At the turn of the century, Peru was a struggling South American country with a poverty rate of 52 percent, while Venezuela was slightly richer, with 46 percent of the population rated poor. Today the difference between the two countries could hardly be more dramatic. After 17 years of Hugo Chávez’s autocratic populism, poverty in Venezuela has soared to 76 percent, according to a recent survey. Meanwhile, in Peru, it plunged to just 22.7 percent in 2014, and it is still falling.
One big explanation for this difference could be seen in the results of the Peruvian presidential election on June 5, which produced a surprise victory for Pedro Pablo Kuczynski, a right-of-center former investment banker. Repeatedly since the collapse of the right-wing populist regime of Alberto Fujimori in 2000, Peruvians and their leaders have flirted with — and then rejected — populist solutions. The result has been a steady course of centrist, free-market policies and a prolonged boom of foreign investment and exports that have elevated the country of 30 million into the ranks of Latin America’s most successful economies, along with Chile, Mexico and Colombia.
Kuczynski, who lived in the United States for many years and once held U.S. citizenship, defeated Fujimori’s daughter, Keiko Fujimori, by a razor-thin margin. He did so largely because many Peruvians feared a revival of the autocracy and corruption that marked the previous Fujimori government and led to Fujimori’s imprisonment. In the end even Peru’s left-wing leader endorsed the 77-year-old Kuczynski, who promised democratic stability and seasoned, technocratic management of the economy.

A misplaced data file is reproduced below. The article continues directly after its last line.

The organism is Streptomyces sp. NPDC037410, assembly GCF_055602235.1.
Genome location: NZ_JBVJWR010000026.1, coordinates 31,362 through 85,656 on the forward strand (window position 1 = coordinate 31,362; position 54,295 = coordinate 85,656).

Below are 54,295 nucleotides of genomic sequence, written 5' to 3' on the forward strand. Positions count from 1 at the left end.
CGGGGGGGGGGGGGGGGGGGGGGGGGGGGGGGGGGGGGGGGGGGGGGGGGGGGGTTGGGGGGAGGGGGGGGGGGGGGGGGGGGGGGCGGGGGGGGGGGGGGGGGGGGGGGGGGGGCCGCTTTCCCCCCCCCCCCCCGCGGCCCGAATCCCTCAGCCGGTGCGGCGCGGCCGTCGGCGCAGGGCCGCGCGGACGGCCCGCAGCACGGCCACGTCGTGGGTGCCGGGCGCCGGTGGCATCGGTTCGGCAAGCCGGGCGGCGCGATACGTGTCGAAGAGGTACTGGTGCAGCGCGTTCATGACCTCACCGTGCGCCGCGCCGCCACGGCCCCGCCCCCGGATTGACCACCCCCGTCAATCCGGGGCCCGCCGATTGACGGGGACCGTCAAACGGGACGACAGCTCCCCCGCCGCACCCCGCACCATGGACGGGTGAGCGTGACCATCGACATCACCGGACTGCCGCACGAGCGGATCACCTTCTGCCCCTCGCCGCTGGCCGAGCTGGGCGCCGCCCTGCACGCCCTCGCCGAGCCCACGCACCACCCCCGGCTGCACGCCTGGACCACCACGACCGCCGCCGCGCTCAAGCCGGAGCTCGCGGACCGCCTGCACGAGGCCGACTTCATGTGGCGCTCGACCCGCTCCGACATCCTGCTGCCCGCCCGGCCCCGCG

Such skill will be needed. Like much of Latin America, Peru has been buffeted by plunging commodity prices and a drop-off of China’s appetite for raw materials — though it has avoided the steep recession, exacerbated by mismanagement, that afflicts Venezuela and Brazil. Kuczynski is promising some pump-priming measures, including an increase in the minimum wage and cuts in consumption taxes, to be balanced by drawing more of Peru’s large informal economy into the taxation system. A predictable, business-friendly government could also attract more of the big mining investments that have propelled the steady reduction of poverty.
Kuczynski will replace Ollanta Humala, who began his political career as a would-be leftist imitator of Chávez but who ended up sustaining the centrist policies of his post-Fujimori predecessors. Peru thus becomes the third South American country, after Argentina and Brazil, to shift toward the right in recent months. The resurgence of what Latin Americans call “neo-liberalism,” and the embrace of uncharismatic characters such as Mr. Kuczynski, is a reaction to the abject failure of Chávez and his followers, whose demagoguery, persecution of opponents and gross disregard of economic fundamentals inevitably led to catastrophe.
Eighteen years after Chávez first rose to power, much of Latin America seemingly has been inoculated against populist authoritarianism. If only the rest of the West were so lucky.